Posted by: mel | June 17, 2009

Chinese Indonesians grill VP candidates

The Jakarta Post ,  Jakarta   |  Mon, 15 June 2009 |  City

As a way to explore the visions and programs of the country’s presidential candidates, an association of Chinese-Indonesian activists and politicians are planning to invite all the candidates’ running mates to a political dialogue.

Hartono, chairman of the Nationalist Democratic Forum (Fordeka), said he was expecting the dialogue to give the Chinese-Indonesian community “a broader perspective” on all candidates before deciding to vote for any of them.

“Times have changed. Today, there are no reasons for Chinese-Indonesians not to participate in the elections, as voting is a way to decide their and the country’s future,” he told The Jakarta Post Friday.

Hartono said Prabowo Subianto, Megawati Soekarnoputri’s running mate, had agreed to attend the association’s first election dialogue on Saturday. Meanwhile, Boediono, Susilo Bambang Yudhoyono’s running mate, will attend the second dialogue on June 20 and Wiranto, Jusuf Kalla’s running mate, will join the last dialogue on June 27. All dialogues will be held in Jakarta.

Although the dialogue was organized by the country’s minority group, Hartono said it would not only focus on the candidates’ standpoints on protecting the country’s minority groups, but also on other general issues.

“Like other citizens, we also want to know about their strategic plans to develop the national economy, education and also maintain peace and security in the country,” he said.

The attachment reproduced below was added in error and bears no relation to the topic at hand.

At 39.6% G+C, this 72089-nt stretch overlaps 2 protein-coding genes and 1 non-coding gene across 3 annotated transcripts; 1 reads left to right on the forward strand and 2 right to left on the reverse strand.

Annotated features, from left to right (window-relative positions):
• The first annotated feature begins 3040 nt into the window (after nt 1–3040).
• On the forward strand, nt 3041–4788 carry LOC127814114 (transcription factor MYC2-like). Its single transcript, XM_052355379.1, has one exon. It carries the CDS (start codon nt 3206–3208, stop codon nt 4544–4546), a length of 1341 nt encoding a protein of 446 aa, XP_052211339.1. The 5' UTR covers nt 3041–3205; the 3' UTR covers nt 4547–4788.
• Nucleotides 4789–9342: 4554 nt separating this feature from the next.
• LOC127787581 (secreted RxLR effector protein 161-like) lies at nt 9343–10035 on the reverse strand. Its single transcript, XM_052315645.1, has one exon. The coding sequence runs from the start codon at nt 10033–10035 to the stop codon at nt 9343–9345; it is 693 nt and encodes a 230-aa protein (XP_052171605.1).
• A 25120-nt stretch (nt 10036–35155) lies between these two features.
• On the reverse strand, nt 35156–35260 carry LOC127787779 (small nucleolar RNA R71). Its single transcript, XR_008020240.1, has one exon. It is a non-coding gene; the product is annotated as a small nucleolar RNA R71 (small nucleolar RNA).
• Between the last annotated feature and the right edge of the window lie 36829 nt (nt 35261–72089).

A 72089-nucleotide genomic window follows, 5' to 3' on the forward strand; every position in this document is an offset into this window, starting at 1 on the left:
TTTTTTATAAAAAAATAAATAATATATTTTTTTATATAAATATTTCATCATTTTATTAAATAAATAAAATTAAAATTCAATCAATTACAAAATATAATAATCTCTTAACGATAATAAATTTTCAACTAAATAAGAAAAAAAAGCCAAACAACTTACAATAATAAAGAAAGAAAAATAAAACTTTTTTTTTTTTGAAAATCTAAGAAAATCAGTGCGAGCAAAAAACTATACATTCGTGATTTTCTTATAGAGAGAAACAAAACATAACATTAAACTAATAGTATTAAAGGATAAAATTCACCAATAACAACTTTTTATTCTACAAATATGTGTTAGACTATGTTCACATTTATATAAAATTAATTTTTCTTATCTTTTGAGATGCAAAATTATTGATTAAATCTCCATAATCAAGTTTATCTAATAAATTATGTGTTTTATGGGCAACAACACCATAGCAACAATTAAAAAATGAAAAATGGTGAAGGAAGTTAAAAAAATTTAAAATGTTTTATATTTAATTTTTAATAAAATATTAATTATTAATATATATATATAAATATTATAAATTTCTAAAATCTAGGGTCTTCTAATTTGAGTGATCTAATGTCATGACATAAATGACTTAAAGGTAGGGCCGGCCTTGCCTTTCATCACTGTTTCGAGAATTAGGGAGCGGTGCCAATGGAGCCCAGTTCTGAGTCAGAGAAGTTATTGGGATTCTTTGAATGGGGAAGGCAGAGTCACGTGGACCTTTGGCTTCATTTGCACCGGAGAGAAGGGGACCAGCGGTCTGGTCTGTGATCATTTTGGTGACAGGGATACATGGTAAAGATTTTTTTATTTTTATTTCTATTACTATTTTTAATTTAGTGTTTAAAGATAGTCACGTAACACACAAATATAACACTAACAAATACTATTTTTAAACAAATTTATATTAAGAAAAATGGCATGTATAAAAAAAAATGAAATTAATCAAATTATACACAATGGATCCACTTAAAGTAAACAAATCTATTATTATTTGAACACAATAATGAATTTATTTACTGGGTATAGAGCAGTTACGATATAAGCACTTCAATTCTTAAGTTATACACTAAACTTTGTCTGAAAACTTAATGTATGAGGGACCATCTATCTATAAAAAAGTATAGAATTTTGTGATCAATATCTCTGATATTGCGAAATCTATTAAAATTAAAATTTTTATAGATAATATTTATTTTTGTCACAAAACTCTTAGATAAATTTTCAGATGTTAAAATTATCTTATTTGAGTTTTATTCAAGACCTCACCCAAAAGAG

When asked why the dialogue only invited the vice presidential candidates, Hartono said they were already familiar with the presidential candidates and wanted to know more about their running mates.

Fordeka said there were currently 1.5 million Chinese-Indonesian voters out of the country’s 170 million registered voters. Almost 60 percent of them lived in Jakarta.

In the 2009 general elections, Fordeka recorded 58 Chinese candidates competing in Jakarta for seats in the House of Representatives, the City Council and the Regional Representatives Council (DPD).

Two of them successfully clinched position among the 21 House seat winners in the city.

After the 1965 “communist cleansing”, many Chinese-Indonesians withdrew from politics, and generations that followed focused more on business.

After the reformasi era, several Chinese-Indonesians began to enter politics again. In the 1999 elections, almost 50 Chinese-Indonesians ran as legislative candidates, with four of them, including prominent economist Kwik Kian Gie, successfully securing seats at the House.

Five years later, the number increased to 172, with candidates running either for legislative seats or positions in the DPD. Among the dozen of candidates who secured seats were the National Mandate Party’s Alvin Lie Lee Peng and the Indonesian Democratic Party of Struggle’s Rudianto Tjen. (hwa)


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